A Case of Salmonella typhi Infection Leading to Miscarriage
This article was originally published by Wolters Kluwer - Medknow and was migrated to Scientific Scholar after the change of Publisher.
Typhoid fever is a major public health problem in developing countries. Salmonella typhi may be a cause of significant morbidity and mortality in both the mother and the fetus. Cases of vertical transmission have been reported from India. [1,2] Pregnant women are at an increased risk for getting food-borne infections because of the hormonal changes that suppress immunity.  Salmonella typhi can cross the placenta causing miscarriage, stillbirth or premature labor. We report a case of a pregnant woman who was admitted with miscarriage and subsequently isolated Salmonella typhi in her high vaginal swab. She was a 27-year-old primigravida in her 6 th week of gestation and presented with bleeding per vagina for few hours. The patient was a non-smoker, with no history of intake of any drugs/alcohol. Her menstrual history was normal. Pregnancy had been confirmed earlier with transvaginal ultrasonogram. Ultrasonography suggested incomplete abortion and dilation and currettage was performed. Investigations carried out for peripheral blood smear, urine analysis, blood sugar levels, TORCH serology, thyroid profile and anti-nuclear antibodies (ANA) were within normal limits. Her urine culture and blood culture were sterile. Widal test was reactive up to a dilution of 1:320 for Salmonella typhi antigens (TO). A high vaginal swab collected under aseptic conditions grew Salmonella typhi, suggesting a probable transplacental leakage secondary to bacteremia. The patient gave a history of fever 1 month back for which she was treated with some antibiotics by the local physician, details of which were not known. In the absence of any other evidences of spontaneous miscarriage, Salmonellosis can be presumed to be the most likely cause. According to Brion et al., Salmonella typhi should be considered in a pregnant woman with fever.  Hicks and French reported a high rate (65-85%) of abortion or premature labor with Salmonella typhi.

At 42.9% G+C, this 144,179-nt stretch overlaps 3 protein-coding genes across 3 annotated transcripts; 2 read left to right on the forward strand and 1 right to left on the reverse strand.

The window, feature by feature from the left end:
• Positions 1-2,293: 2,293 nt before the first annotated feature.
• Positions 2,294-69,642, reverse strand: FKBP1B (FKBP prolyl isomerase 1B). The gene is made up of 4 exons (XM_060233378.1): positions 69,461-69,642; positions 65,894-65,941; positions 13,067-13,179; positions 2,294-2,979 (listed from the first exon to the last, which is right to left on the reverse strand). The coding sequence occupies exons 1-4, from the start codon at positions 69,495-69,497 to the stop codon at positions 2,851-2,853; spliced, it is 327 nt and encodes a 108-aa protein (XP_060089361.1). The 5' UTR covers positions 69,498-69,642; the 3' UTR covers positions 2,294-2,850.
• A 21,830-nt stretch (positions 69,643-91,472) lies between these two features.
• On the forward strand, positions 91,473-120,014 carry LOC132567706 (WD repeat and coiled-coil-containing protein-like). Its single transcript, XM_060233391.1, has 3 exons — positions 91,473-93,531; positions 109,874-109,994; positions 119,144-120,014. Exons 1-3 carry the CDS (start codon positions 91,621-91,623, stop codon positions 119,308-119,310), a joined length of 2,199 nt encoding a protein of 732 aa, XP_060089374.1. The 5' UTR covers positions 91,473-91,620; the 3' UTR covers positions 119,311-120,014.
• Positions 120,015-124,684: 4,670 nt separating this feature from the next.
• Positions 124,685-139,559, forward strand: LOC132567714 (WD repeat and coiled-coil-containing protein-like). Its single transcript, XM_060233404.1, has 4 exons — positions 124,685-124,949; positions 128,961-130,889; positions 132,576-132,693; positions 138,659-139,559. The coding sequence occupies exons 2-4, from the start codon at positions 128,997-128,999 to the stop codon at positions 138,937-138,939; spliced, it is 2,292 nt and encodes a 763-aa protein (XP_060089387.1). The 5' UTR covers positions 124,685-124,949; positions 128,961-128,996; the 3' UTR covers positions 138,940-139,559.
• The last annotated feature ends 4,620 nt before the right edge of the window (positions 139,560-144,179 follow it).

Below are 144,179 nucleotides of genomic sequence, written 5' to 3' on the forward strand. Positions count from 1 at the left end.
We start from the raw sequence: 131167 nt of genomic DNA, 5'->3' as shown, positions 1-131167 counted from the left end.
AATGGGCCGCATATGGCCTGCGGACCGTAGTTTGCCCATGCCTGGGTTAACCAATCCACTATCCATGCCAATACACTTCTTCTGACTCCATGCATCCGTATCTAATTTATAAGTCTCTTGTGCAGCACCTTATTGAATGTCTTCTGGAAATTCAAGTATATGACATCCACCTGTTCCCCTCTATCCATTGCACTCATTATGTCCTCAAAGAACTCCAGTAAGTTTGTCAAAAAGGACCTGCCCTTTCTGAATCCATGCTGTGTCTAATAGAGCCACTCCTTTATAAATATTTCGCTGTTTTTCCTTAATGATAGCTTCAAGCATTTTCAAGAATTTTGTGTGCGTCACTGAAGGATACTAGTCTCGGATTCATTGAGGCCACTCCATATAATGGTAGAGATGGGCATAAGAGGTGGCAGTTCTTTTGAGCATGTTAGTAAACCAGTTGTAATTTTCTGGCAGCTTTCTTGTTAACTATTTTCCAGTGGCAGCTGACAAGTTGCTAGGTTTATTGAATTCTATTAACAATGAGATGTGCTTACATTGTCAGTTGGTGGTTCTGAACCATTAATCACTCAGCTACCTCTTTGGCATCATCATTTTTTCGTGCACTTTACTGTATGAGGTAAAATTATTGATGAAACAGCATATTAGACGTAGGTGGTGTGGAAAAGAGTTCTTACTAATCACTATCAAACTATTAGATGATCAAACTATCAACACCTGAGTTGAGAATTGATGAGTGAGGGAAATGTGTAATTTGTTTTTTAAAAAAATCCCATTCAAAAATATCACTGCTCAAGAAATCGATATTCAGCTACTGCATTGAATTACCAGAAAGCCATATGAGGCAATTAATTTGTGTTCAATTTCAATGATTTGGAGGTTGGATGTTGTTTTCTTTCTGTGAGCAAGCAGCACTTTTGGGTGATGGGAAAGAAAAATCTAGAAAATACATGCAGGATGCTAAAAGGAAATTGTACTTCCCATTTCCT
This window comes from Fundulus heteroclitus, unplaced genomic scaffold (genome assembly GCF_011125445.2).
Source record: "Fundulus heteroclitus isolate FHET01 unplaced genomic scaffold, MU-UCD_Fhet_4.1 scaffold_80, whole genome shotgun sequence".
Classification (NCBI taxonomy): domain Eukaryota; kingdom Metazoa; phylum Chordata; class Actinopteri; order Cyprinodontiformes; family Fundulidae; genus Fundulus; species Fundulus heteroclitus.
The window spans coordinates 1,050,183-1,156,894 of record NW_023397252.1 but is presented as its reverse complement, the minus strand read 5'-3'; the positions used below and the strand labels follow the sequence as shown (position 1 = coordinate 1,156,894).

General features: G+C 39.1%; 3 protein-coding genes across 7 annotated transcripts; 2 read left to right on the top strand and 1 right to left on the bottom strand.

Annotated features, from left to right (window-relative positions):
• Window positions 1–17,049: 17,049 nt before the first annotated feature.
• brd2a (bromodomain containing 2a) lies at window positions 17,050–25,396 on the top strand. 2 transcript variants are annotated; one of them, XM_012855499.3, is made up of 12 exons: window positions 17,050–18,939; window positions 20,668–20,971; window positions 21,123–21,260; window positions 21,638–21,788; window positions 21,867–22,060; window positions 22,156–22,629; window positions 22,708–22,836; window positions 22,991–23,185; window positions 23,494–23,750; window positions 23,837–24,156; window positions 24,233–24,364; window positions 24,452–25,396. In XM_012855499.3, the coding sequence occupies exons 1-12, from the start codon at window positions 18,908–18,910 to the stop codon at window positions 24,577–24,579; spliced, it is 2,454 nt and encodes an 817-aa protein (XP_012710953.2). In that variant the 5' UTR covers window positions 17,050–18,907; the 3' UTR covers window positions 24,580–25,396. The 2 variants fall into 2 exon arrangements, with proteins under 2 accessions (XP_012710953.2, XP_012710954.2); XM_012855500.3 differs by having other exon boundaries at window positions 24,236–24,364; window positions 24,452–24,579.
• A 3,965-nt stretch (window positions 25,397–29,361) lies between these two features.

However, the major limitations of this case were that products of conception could not be subjected to culture and the inability to isolate Salmonella from the blood or stool samples, which could have been due to prior antibiotic treatment. We conclude that in pregnant woman with high-grade fever, the possibility of Salmonellosis should be considered to prevent fetal loss. This is especially true in endemic areas.